Participations in this summer’s conferences has really got me thinking about a many thing about physics education research. Here I’m going to begin writing about one of those things. To start this conversation, I want to talk about a poster from the 2013 Physics Education Research Conference.
Steve Kanim from New Mexico State University
Steve analyzed Physics Education Research publications from the American Journal of Physics and Physical Review–Special Topic in PER. The analysis was limited to publications that included actual student data (i.e., no discussions, opinions, sharing of best practices, dissemination only papers, etc). Steve finds that 75% of the students we study are enrolled in calc-based physics. This is disproportionate to distribution of classes we teach–only 33% of the students we teach take calc-based physics. The population of students least studied are those in two-year colleges, which comprise 25% of the students we teach (less than one percent of the students we study). Students in algebra-based courses are also under-represented in our research.
Steve is careful not to overly criticize our community’s beginnings. Our field has grown, in part, due to the fact that our research has focused on how even our “best” students struggle to develop functional understandings of basic physics concepts. Rather than blaming our past, Steve’s analysis points to a gap we need to address now.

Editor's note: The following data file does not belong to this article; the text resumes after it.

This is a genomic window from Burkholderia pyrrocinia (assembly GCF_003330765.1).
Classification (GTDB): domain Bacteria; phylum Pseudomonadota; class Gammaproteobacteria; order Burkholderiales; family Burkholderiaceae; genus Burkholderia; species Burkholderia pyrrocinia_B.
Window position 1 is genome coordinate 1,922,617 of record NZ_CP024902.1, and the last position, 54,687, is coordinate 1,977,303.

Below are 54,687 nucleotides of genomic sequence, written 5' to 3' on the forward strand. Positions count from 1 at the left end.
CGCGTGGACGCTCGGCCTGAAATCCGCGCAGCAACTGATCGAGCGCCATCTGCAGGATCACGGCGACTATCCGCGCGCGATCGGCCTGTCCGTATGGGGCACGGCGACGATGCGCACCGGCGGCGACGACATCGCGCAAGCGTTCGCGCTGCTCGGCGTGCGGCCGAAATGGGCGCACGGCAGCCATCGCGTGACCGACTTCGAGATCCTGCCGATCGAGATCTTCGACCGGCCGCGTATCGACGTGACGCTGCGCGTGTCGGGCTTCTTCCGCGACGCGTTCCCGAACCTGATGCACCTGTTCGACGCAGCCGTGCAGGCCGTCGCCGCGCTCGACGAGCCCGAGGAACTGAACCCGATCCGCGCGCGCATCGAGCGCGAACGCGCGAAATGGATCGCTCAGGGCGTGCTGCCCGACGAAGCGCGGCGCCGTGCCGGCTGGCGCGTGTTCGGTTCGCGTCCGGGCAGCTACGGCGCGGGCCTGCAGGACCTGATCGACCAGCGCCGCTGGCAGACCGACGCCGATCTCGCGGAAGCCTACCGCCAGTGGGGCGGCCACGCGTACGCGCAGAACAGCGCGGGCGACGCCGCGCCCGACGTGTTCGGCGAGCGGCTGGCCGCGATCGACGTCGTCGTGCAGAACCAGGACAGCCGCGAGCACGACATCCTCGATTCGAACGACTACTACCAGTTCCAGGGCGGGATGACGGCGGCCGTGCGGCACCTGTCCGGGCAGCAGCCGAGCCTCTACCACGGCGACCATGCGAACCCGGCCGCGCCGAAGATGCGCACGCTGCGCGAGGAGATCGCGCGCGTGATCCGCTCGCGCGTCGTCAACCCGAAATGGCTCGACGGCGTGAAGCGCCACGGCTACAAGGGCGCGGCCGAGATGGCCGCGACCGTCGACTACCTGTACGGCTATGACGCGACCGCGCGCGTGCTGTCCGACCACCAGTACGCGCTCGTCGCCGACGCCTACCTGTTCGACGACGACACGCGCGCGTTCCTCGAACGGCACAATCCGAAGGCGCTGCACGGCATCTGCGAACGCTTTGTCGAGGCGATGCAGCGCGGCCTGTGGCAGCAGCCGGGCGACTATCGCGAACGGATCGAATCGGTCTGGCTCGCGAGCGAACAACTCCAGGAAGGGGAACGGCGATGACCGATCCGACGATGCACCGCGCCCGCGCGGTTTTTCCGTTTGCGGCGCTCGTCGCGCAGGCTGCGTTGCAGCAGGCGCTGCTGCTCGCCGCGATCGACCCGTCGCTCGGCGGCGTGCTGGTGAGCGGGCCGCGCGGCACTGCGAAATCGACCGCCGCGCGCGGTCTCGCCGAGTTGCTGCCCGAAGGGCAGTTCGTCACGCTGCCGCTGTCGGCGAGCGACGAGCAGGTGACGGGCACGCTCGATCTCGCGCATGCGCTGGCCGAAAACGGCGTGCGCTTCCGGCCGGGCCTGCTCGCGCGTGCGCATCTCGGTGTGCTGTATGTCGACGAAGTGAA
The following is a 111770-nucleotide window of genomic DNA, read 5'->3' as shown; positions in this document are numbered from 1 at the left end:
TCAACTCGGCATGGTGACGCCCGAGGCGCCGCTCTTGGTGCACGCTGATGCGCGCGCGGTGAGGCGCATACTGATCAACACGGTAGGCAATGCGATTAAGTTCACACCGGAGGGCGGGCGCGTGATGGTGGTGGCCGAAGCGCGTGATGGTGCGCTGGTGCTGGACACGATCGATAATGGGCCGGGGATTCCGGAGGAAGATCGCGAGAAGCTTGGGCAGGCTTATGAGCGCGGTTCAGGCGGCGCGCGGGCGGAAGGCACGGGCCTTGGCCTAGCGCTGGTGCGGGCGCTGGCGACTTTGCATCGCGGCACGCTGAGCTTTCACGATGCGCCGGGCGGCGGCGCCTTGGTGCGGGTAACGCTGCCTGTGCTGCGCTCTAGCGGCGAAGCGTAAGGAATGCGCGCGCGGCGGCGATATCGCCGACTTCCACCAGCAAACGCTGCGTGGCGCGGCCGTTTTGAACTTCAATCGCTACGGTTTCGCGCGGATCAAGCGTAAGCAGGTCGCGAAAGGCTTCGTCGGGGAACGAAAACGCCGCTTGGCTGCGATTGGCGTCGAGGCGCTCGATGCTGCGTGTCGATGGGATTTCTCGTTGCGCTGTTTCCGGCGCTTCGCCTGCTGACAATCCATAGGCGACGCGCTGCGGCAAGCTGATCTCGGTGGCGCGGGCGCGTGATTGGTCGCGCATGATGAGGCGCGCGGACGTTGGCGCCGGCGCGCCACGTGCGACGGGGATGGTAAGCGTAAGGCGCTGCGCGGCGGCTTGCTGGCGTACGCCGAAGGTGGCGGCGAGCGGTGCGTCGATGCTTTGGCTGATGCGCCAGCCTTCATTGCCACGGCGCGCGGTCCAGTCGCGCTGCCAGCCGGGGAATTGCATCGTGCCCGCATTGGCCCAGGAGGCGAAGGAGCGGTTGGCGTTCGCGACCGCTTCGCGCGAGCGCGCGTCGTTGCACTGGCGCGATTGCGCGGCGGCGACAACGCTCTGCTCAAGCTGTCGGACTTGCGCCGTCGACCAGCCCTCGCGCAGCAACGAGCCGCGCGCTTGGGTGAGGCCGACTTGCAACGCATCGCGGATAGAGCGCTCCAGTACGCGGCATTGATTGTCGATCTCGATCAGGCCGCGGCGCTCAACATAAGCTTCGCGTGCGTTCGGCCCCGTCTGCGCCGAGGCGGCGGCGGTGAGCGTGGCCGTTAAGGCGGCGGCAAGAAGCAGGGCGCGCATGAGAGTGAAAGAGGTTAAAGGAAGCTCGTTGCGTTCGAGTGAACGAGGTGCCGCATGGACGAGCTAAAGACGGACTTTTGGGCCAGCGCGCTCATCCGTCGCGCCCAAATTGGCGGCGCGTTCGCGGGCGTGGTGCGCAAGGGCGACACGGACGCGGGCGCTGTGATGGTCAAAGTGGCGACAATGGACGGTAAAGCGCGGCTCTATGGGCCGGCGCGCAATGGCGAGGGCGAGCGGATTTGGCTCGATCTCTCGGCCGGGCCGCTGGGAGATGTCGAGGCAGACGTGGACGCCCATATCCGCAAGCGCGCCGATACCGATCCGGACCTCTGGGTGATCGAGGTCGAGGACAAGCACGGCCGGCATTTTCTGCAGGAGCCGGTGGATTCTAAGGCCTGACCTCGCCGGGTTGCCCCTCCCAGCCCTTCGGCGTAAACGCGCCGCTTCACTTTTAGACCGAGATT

Steve also looked at this data by disaggregating studies based on the SAT MATH distribution. From this perspective, it still appears that we are studying students on the high end. For me (Steve did not say this), this is especially critical due to the correlations that exist between achievement tests like the SAT and poverty and correlations between poverty and race. It could easily be said that we have been focusing more of our efforts and resources on the privileged. Steve also mentioned some research, which I can’t remember right now, that has found that a SAT Math score of 600 is a threshold for achievement in upper-level physics.
Oh, Force Concept Inventory
Steve’s poster also referenced some research about the FCI, which has also got me thinking again about the Force Concept Inventory (FCI), and how the FCI relates to our field’s focus on the upper end. If you don’t know, the FCI is the most widely used assessment / evaluation instrument in physics education. When using the FCI, normalized gains are the most widely used method to report student learning outcomes.
The idea behind normalized gain is to “take into consideration” students pre-test scores. Normalized gains can be interpreted as the “fraction of gain that could have occurred.” For example: a student who starts with a score of 40% and ends with 70%, gains +30% out of possible +60% gain, thereby having a normalized gain of 50%.
Despite measuring scores this way it appears that normalized gain (can be) strongly correlated with pre-test score. (Coletta and Phillips, 2005).
Underlying this correlation is additional findings that normalized gains on the FCI are strongly correlated with student scores on the Lawson Test of Scientific Reasoning Test, and they also correlated with students’ SAT scores (Coletta and Phillips, 2007).